Ashurbanipal and his Library

Author: Pinar Akhan

March 27, 2019

There is an exhibition currently running at the British Museum about Ashurbanipal, King of Assyria. It would not be not surprising if you have never heard of his name, as neither the king nor the Assyrian culture is familiar to most of us in the West. Ashurbanipal was the last king of the Assyrian Empire, [...]

The Kalevala

Author: Nataliya Petlevych

March 27, 2019

A truly beautiful Finnish epic, in which words weave ancient stories of the world, its cycles of life and its heroes. Sung and passed on by word of mouth for centuries, it was recorded only in the 19th century by Elias Lönnrot. The word “Kalevala” means ‘land of heroes’, the abode of Kaleva, a mythical [...]

Anglo-Saxon Kingdoms – Art & Sacred Work in the English Middle Ages

Author: Siobhan Cait Farrar

March 27, 2019

Anglo-Saxon Kingdoms: Art, Word, War is an exhibition currently running at the British Library and represents a comprehensive exhibit of significant Anglo-Saxon books and precious artefacts. It opens with an extraordinary funerary artefact from the 5th century, the Loveden Hill Urn. Upon the lid of the urn sits an ancient figure, known as the Spong [...]

Dunkirk – To live or to survive?

Author: Gilad Sommer

March 27, 2019

“Those men who, in war, seek to preserve their lives at any rate commonly die with shame and ignominy, while those who look upon death as common to all, and unavoidable, and are only solicitous to die with honour, oftener arrive at old age and, while they live, live happier.” (from Xenophon’s Anabasis) As production [...]

Thought

Author: Julian Scott

March 19, 2019

Thought: a female head emerging from a block of unhewn matter, her hair blown by the wind, her eyes fixed on the above, concentrated but free, grasping the essence of things.   Not the thought of the anguished intellectual, the complicated reasonings of an empty being who wants to impress; but the grand imaginings of [...]

The Temples of Ancient Egypt (Part 1)

Author: Agostino Dominici

March 19, 2019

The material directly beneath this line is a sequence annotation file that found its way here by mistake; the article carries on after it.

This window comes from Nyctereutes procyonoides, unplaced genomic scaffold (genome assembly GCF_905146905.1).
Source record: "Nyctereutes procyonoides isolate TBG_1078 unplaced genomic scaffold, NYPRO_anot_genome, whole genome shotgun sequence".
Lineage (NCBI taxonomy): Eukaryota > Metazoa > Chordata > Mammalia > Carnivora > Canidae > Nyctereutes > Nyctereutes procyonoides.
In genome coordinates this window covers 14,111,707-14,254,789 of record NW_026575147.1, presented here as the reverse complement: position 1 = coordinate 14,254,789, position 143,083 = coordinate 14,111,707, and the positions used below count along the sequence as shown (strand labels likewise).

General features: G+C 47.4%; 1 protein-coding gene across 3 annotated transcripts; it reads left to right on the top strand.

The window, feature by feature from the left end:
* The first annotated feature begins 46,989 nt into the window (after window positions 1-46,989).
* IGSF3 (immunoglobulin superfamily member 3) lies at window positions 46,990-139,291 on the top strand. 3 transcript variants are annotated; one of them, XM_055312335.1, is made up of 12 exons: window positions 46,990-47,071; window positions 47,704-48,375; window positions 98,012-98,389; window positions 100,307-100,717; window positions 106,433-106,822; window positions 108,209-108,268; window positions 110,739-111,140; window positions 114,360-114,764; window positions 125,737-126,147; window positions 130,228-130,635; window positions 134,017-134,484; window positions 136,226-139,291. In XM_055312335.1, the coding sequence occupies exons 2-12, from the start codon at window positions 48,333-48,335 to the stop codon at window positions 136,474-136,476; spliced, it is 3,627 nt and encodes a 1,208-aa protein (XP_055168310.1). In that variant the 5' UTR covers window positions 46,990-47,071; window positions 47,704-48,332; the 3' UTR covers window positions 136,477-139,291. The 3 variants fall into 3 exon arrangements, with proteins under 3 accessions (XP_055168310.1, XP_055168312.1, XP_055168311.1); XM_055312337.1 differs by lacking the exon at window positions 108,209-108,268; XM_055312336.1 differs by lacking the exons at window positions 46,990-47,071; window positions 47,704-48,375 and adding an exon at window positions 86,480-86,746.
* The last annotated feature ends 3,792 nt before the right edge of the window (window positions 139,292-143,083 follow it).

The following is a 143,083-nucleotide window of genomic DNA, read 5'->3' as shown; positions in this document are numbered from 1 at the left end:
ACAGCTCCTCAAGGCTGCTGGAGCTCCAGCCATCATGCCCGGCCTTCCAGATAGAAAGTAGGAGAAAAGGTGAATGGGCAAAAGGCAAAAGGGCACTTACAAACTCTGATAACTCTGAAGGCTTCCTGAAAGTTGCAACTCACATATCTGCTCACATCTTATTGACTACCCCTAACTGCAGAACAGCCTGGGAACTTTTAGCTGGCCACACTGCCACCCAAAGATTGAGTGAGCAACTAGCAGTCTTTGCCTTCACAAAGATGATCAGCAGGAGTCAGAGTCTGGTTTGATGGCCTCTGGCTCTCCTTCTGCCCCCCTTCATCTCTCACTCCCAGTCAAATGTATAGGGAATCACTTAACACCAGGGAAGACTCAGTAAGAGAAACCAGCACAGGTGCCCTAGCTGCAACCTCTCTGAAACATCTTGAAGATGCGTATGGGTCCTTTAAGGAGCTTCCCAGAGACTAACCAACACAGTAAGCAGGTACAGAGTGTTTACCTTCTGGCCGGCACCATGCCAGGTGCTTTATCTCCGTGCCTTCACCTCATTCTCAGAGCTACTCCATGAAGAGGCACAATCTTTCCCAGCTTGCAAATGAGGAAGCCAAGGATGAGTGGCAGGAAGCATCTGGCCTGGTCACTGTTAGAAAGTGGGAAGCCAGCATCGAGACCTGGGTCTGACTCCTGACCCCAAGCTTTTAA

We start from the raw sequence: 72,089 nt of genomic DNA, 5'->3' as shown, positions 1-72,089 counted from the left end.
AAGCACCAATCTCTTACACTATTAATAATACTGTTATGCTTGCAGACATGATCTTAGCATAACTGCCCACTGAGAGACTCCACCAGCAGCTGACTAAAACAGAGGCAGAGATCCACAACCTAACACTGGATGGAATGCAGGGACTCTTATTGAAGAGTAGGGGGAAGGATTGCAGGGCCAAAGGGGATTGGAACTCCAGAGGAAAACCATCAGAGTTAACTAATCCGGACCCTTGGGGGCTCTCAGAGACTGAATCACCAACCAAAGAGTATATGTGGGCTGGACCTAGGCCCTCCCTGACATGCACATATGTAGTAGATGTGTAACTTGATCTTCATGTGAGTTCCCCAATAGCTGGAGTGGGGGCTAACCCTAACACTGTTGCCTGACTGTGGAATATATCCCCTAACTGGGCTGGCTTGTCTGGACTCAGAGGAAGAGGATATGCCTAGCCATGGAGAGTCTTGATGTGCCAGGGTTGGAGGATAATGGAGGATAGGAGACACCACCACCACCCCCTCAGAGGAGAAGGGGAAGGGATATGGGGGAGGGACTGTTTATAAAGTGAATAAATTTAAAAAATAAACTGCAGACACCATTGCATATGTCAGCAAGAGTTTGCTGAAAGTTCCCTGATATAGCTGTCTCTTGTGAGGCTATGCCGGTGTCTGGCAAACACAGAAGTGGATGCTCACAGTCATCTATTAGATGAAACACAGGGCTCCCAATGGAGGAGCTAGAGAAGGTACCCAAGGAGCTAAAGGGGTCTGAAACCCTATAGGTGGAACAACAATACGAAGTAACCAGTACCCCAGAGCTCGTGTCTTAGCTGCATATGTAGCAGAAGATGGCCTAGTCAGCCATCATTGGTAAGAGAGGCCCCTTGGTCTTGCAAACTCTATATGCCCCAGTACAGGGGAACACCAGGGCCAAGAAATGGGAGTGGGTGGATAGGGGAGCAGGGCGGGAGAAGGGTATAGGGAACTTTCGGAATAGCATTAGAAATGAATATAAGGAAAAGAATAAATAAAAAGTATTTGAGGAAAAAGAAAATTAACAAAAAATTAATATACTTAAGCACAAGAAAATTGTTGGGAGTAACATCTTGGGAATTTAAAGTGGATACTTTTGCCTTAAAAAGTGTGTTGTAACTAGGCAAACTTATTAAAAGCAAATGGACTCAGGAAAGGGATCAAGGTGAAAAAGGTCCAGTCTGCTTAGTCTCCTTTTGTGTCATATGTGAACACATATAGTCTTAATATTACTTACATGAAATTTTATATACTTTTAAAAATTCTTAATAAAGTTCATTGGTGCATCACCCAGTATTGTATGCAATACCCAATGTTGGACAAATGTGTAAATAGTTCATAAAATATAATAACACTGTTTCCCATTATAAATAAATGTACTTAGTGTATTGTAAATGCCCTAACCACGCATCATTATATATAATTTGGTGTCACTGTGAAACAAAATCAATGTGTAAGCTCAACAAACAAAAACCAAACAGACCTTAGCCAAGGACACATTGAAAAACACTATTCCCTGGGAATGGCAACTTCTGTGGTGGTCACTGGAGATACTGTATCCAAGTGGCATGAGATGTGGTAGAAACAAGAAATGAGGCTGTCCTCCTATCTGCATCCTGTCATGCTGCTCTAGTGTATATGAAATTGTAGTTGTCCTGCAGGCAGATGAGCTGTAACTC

Introduction The quality of a civilisation’s culture is most visible in its art and more particularly in its architectural accomplishments, for these are usually its most complex and long-lasting forms. It’s hard to conceive of a more awe-inspiring architecture than that found in ancient Egypt. The essence and message of Egyptian architecture remained unaltered throughout [...]

Edward Burne-Jones

Author: Nataliya Petlevych

March 19, 2019

Recently, the Tate Britain celebrated Sir Edward Coley Burne-Jones with a grand exhibition, the first on such a scale in 40 years. It amazed visitors not only by the rich variety of works, including painting, tapestry and stained glass, but also by a special enigmatic beauty created by the artist. Born in industrial Birmingham, Burne-Jones [...]

A New Model of Civilization

Author: Gilad Sommer

March 10, 2019

One of the most astounding things about ancient civilizations is the unity of their way of life. In the Art Institute of Chicago, for example, there is a beautiful stele from the Mayan ruins of Calakmul in Mexico. This stele presents a ruler in his task as a high priest, dressed in ceremonial garbs, holding [...]

Chinese Alchemy and Immortality

Author: Agostino Dominici

January 25, 2019

Chinese alchemy has two main branches: ‘external alchemy’ (Waidan) and ‘internal alchemy’ (Naidan). Both words are related to the word dan (elixir), which evolves from a root-meaning of ‘essence’ (the true nature and quality of an entity). In this brief introduction, I am going to concentrate on the tradition of external alchemy or Waidan. The [...]

Grace

Author: Tarini Vaidya

January 13, 2019

Grace has become an old fashioned word, graciousness and courtesy have become old world values, almost valueless in today’s environment. The world has gone über brash. Billboards extoll the ‘virtue’ of Attitude, with a capital A: “Wear your Attitude,” screams one, as though attitude were an aspirational achievement! A young generation has grown up with [...]

Rodin and the Art of Ancient Greece: the transcendent reality of sculpture

Author: Siobhan Cait Farrar

September 14, 2018

This Spring, the British Museum opened the exhibition ‘Rodin and the Art of Ancient Greece’, which formed a poetic tripartite tribute to the artist, his love of ancient Greek sculpture and of the British Museum itself − Rodin famously spent hours studying the museum collections. Side by side were maquettes, marbles and famous bronzes of [...]

How Confucianism, Taoism and Buddhism shaped Chinese Culture

Author: Julian Scott

September 14, 2018

In the beginning, so the Chinese legends say, there was only chaos and from this chaos emerged Yin and Yang, two primordial opposing forces which, when they interacted with one another, brought forth the universe. The continuing interaction of these two opposites produced the constant change that characterizes life. For Chinese thought, it is necessary [...]